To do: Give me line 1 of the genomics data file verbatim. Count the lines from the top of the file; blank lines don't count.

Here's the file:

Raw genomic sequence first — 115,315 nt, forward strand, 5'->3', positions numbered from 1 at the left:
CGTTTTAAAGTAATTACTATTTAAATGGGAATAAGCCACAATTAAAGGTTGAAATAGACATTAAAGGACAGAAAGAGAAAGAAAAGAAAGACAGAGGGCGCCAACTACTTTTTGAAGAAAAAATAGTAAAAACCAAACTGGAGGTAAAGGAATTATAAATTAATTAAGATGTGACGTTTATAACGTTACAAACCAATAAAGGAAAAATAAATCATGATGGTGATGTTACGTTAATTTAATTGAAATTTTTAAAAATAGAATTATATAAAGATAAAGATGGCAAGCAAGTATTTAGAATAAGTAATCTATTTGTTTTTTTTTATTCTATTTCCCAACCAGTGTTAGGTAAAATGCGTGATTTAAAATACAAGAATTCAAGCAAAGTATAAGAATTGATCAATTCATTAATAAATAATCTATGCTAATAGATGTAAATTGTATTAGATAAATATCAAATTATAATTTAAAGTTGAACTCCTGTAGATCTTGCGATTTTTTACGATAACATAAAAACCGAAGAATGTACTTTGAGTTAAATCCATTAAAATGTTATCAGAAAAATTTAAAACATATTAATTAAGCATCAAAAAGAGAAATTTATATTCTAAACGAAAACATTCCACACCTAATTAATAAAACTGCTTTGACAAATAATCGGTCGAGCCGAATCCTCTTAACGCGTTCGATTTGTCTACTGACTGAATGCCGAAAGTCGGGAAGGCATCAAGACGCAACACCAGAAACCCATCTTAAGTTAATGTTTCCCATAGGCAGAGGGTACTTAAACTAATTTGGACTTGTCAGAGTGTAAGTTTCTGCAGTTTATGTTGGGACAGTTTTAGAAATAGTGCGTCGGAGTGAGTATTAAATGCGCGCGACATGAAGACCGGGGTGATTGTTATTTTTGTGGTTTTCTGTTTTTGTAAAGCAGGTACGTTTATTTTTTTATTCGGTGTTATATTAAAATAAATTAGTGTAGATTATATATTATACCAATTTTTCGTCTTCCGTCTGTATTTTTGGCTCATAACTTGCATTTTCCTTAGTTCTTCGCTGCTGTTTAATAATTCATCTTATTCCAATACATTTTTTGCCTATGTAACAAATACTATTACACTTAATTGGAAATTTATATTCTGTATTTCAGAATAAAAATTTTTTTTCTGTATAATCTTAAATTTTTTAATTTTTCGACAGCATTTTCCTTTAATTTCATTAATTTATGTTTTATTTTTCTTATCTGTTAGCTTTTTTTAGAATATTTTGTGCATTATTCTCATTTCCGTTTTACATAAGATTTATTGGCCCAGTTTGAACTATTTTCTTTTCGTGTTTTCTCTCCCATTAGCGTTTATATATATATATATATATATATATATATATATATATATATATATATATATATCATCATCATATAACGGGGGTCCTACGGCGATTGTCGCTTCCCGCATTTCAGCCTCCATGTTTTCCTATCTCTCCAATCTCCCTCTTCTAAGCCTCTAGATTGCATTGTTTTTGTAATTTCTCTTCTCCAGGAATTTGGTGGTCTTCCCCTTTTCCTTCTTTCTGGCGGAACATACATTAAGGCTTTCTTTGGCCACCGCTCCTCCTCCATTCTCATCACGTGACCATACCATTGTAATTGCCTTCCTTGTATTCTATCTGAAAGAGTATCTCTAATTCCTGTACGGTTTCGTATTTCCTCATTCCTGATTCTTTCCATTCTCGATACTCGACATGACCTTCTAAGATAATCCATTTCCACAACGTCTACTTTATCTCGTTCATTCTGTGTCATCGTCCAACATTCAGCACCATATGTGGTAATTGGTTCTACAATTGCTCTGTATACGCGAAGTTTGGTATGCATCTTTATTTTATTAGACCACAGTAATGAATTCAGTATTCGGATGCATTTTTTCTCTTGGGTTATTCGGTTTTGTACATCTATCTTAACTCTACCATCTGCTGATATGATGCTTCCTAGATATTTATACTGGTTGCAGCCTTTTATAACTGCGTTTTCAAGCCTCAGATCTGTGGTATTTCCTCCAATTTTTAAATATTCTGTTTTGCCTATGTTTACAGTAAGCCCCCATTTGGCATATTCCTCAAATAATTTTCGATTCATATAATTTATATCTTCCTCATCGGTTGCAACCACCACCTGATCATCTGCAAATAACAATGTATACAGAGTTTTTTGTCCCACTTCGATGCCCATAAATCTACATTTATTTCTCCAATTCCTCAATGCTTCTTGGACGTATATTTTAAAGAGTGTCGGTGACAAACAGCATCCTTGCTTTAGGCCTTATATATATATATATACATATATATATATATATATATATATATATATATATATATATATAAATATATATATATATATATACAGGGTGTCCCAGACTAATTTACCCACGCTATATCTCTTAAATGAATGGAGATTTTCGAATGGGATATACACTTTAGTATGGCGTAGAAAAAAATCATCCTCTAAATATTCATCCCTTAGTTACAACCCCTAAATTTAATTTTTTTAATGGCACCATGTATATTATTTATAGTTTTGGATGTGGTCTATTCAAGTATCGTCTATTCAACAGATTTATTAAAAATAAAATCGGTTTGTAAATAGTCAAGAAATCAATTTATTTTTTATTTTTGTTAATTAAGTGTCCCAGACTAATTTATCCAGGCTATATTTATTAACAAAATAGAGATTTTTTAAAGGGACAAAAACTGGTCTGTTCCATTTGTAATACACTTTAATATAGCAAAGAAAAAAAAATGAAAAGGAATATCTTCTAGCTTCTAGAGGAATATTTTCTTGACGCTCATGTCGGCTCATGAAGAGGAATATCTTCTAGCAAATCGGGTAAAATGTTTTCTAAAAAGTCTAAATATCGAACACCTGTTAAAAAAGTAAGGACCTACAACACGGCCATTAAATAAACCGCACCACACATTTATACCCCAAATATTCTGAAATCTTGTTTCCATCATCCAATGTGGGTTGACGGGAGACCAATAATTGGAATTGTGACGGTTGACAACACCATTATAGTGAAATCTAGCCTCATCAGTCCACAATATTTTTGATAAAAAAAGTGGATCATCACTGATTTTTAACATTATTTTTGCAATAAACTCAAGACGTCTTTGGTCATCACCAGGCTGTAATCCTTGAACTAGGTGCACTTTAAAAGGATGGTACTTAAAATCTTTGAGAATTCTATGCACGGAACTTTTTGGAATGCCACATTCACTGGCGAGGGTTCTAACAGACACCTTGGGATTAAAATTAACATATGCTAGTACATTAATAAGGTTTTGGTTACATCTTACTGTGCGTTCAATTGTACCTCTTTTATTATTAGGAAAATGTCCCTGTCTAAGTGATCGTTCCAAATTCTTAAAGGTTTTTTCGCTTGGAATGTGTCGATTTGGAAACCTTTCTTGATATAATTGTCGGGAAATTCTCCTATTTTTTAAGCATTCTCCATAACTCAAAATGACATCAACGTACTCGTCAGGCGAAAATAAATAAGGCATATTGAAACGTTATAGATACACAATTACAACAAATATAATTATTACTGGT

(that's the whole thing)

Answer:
Raw genomic sequence first — 115,315 nt, forward strand, 5'->3', positions numbered from 1 at the left: